Russkii Bistro, one of about 20 newly opened Russian kitchens, serves Russian fast food: meat and vegetable pies, various main meals, tasty pastries, and intriguing beverages. Try kvas (a refreshing drink made from bread) or medovoucha (a fermented mead-like drink). No English spoken, but pointing is welcomed (Monday-Saturday 9:00-23:00, Sunday from 10:00, Tverskaya 19, next to the Pushkinskaya McDonald's).
Kombi's is Moscow's closest thing to a Western sub shop, selling sandwiches for $3 to $5 and their trademark Oreo milkshakes for $1.75. They have an English menu. There are several locations in Moscow, all open daily from 10:00 to 22:00. One is very near Red Square at ulitsa Tverskaya 4, across the street from the Hotel Intourist near Metro: Okhotnii Ryad; another is at ulitsa Tverskaya 32, across the street from the exit of Metro: Mayakovskaya (go left at the top of the escalators); another is at Arbat 40.
Patio Pizza is a large pizza, pasta, and salad restaurant with trademark red-and-white-checked tablecloths and glassed-in terraces. It seems more a part of American suburbia than of Moscow. A good all-you-can-eat salad bar costs $8; whole pizzas start at $7; spaghetti and meatballs are $8; lasagna, tortellini, or Russian permini cost $11; and credit cards are accepted. One location is at ulitsa Volkhonka 13a, across the street from the Pushkin Museum; you can walk from the Kremlin, or take the Metro to Kropotkinskaya (go out the exit toward the center). The other Patio Pizza is in the terrace underneath the Hotel Intourist on ulitsa Tverskaya. (Both are open daily 12:00-24:00.)
Near the Mayakovskaya Metro station at the top end of ulitsa Tverskaya is a potpourri of good restaurants. Patio Pasta, related to Patio Pizza, is on the northwest corner of the square and serves up pasta dishes for $7 to $12 (daily 12:00-24:00, 1st Tverskaya-Yamskaya ulitsa 1). Tandoor, an Indian restaurant with vegetable entrees for $8 to $11, meat entrees for $14 to $19, and rice for $3, is on the southeast corner of the square (daily 12:00-23:00, ulitsa Tverskaya 30). Across the street is the American Bar & Grill, with salads and burgers from $6, and burritos for $10, as well as breakfast (open 24 hours, ulitsa Tverskaya 32). Next door is Kombi's (see above). For Kombi's, the American Bar & Grill, and Tandoor, go left at the top of the escalators if you're coming from the Metro.
Inside GUM are a few quick stand-up and fast-food restaurants, not worth a special trip but fine for sightseers who need a midday sandwich. For example Rostik's, on the second floor of GUM in the northeast corner, is a fast-food chicken restaurant where it costs $5 to gnaw on two pieces of roast chicken and a roll (daily 10:00-20:00; use the separate entrance on Sunday).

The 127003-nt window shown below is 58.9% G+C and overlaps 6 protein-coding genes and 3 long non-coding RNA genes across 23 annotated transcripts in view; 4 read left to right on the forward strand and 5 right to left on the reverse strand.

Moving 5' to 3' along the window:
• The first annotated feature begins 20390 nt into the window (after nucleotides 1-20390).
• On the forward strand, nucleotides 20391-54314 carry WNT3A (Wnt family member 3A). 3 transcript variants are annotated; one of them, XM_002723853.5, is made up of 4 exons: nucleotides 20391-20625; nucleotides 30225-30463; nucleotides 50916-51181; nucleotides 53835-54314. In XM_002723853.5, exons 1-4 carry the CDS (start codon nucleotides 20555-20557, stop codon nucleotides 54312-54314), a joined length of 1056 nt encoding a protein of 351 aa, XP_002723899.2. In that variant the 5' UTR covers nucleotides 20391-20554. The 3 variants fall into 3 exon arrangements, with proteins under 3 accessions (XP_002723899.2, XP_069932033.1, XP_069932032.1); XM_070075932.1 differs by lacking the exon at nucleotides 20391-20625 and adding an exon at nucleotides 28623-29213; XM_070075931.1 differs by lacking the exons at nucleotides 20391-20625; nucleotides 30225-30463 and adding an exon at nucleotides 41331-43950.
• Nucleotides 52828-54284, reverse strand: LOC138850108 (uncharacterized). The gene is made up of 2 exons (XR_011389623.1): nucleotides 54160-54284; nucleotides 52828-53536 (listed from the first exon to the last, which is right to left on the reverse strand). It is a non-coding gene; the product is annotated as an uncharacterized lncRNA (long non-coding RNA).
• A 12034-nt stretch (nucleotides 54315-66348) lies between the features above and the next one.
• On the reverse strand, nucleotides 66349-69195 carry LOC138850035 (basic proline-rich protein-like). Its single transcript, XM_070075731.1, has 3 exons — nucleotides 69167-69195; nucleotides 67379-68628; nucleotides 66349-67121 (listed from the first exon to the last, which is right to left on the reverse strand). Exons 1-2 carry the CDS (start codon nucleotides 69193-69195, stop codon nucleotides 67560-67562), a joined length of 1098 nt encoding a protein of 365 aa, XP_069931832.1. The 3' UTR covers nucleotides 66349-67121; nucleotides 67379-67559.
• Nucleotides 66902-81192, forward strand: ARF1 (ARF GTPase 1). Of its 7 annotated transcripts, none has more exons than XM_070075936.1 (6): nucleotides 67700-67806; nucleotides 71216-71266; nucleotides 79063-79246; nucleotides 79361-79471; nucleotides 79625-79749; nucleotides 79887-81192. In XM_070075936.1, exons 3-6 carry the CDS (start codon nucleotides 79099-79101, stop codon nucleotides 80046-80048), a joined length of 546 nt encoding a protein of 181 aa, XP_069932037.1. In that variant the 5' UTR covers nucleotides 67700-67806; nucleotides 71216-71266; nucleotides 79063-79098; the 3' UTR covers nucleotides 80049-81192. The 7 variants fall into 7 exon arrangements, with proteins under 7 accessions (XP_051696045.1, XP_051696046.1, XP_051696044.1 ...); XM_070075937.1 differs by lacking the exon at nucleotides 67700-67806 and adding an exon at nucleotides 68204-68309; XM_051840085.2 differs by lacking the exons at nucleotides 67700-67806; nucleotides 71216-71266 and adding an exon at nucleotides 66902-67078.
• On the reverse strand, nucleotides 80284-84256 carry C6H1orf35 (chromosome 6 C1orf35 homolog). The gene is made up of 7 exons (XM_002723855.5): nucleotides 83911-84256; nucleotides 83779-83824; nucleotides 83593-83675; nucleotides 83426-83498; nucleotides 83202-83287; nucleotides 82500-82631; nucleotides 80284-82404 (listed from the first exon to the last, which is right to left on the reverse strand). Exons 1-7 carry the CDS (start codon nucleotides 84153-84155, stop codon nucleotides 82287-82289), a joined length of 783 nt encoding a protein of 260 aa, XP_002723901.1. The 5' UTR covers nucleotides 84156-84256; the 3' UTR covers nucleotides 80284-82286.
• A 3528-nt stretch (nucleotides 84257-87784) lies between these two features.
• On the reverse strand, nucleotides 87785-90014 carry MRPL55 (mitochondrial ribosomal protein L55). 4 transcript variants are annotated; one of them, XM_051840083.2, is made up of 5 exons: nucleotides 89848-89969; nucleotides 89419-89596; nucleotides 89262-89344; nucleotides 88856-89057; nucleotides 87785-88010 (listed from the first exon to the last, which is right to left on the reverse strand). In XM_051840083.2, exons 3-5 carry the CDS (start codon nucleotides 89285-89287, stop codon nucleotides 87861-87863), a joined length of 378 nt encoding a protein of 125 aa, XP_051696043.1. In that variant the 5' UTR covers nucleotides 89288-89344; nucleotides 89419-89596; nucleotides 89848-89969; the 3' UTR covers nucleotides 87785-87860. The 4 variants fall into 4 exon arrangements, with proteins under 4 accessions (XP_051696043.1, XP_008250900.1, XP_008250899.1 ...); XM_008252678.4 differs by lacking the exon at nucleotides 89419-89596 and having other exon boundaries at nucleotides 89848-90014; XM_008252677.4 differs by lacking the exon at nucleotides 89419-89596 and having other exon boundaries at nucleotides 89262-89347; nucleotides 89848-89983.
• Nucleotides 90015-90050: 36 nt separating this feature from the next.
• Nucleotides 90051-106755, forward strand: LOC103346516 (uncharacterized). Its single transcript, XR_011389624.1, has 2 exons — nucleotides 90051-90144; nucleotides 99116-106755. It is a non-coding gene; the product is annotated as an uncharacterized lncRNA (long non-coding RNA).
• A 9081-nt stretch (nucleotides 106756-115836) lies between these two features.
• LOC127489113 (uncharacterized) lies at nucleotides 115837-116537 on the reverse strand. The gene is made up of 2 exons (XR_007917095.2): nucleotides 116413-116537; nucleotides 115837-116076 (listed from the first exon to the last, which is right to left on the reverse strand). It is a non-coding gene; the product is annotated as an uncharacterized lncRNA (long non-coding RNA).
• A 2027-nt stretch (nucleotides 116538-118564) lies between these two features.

McDonald's golden arches attract Muscovites and foreigners alike with cleanliness, efficiency, relatively cheap prices, and predictably edible food. Moscow's oldest and biggest is at Metro: Pushkinskaya, directly across from the statue of Russia's beloved national poet, Aleksandr Pushkin. In the tradition of Soviet gigantism and American capitalism, Mickey D's boasts 27 cash registers, 1,500 employees with beaming smiles, seating for over 700, and nearly 40,000 customers a day (daily 8:00-24:00).
Farmer's market: Central Moscow's largest and best market is the Danilovskii Rynok. Take the Metro one stop south of the Ring on the gray line to Tulskaya. Exit toward the center and make your way across the busy intersection to the large circular building with the white, dome-like top.
Grocery stores: These are proliferating in Moscow, and it is no longer necessary to trek halfway across the city to find a decent selection of groceries. One of the best supermarkets in Moscow although it still uses the three-line system is the Torgovi Dom Novoarbatskii at Novii Arbat. From Metro: Arbatskaya, walk about three minutes down Novii Arbat, the street with the monstrous gray Soviet architecture that radiates from the same point as the Arbat pedestrian zone. It's on your left. The downstairs section has a particularly good selection of quality Russian products. Upstairs is a separate open-shelf section with imported goods only (Monday-Saturday 8:00-22:00, Sunday 9:00-21:00).
Transportation Connections: Moscow
Foreigners in Moscow normally buy train tickets at one of the four offices of the Moscow Central Railway Agency. You can visit whichever office is most convenient; I prefer the Krasnoprudnaya ulitsa office at Metro: Komsomolskaya. The following offices are open daily 8:00 to 13:00 and 14:00 to 19:00: